Now, some persons may say, the father is simply punishing his son for doing a bad deed. They may even see it as a form of discipline.

So while physical abuse may be seen as hitting, punching, kicking, shaking, not all people will agree with these being physical abuse. A matter of fact, some people accept some of these as normal or acceptable part of child rearing.

“Surveys of parents for example, show that 90% use physical punishment on their children,” states the book Family Violence Across the Lifespan.

Murray Straus, he died in 2016, was a professor of sociology and he said: “Spanking is harmful for two reasons. First, it legitimizes violence… Condoning the use of violence as a way to deal with frustration and settle disputes. Second, the implicit message of acceptance contributes to violence in other aspects of society.” He called this a “cultural spillover”.

 Research supports this perspective that spanking is positively correlated to “forms of family violence, including sibling abuse and spouse assault”.

 While official estimates indicate that child physical abuse is increasing, in a number of countries, there is a lack of definitional consensus.

 Characteristics Of Victims

Age: research findings suggest that a little over 50% of all physical child abuse takes place when the child is between 0 to 5 years old.

 Gender: research findings are mixed with some showing a 50% for both males and 50% for females.

 Consequences Of Physical Child Abuse

Children who experience physical child abuse often present with medical complications such as injuries to the hand and legs, even head and abdomen.

And then there is a number of behavioral problems such as aggression, fighting at schools and on the streets. These behavioral problems might even manifest themselves in noncompliance to authority, oppositional defiance or conduct disorder and in some cases may lead to antisocial personality disorder.

And there might be a number of cognitive difficulties as well, where, because of feeling of inadequacy, the child may not be motivated to engage school task. As such, areas such as mathematics and language skills might be deficit.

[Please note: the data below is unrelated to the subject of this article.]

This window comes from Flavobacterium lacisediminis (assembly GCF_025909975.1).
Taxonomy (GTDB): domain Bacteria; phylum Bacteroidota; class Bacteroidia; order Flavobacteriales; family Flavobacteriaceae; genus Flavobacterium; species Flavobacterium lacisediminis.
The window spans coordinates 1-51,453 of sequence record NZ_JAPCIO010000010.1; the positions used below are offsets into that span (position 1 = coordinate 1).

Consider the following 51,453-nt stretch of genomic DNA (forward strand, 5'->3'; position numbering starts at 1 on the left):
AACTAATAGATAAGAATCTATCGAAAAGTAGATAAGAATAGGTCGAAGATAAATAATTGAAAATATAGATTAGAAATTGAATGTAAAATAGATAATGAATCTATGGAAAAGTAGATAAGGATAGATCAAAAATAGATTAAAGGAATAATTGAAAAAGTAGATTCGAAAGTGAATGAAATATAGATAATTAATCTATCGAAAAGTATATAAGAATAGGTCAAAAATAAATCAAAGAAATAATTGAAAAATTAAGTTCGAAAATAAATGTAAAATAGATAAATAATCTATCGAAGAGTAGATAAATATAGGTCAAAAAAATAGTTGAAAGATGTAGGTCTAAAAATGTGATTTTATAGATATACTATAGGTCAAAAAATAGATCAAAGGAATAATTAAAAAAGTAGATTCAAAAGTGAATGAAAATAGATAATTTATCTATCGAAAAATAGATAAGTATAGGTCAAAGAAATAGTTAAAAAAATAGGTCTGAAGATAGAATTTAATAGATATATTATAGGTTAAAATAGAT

What You Can Do.

Many times a child may come to you and disclose that they are physically abused, other times it will be evident by means of their behaviors. Once they come to you it is important that you believe the child. This is not a time to second-guess whether or not the child was actually physically abused. But in believing the child, you place yourself in a better position to now listen to what the child has to say to you. And that places you in a better position to offer help.

Another thing you want to do is to be as calm as possible. Sometimes a child may role play or draw a picture depicting the physical violence or physical abuse and it may be upsetting, but try to be as calm as possible. The reason is, if you display shock, panic or disbelief, the child may close in and not continue telling you what happened.

Also, do not be afraid to report all cases of physical child abuse as the relevant authority will determine whether or not the child was actually abused. In a number of situations, reporting physical child abuse to the police, health centers and hospitals, may not even require you leaving your name or a telephone contact.

 So let’s protect our children

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Essential things to know about physical child abuse

Physical child abuse is to be taken seriously, as an abused child is a traumatized child. And so, while physical child abuse can be seen on the body of the child, it is also inflicted mentally. As a result the child is therefore affected emotionally and behaviorally. What is physical child abuse? Who is affected? What can we do to assist a child experiencing physical child abuse? Listen as I discuss the answers to these and other questions in the video.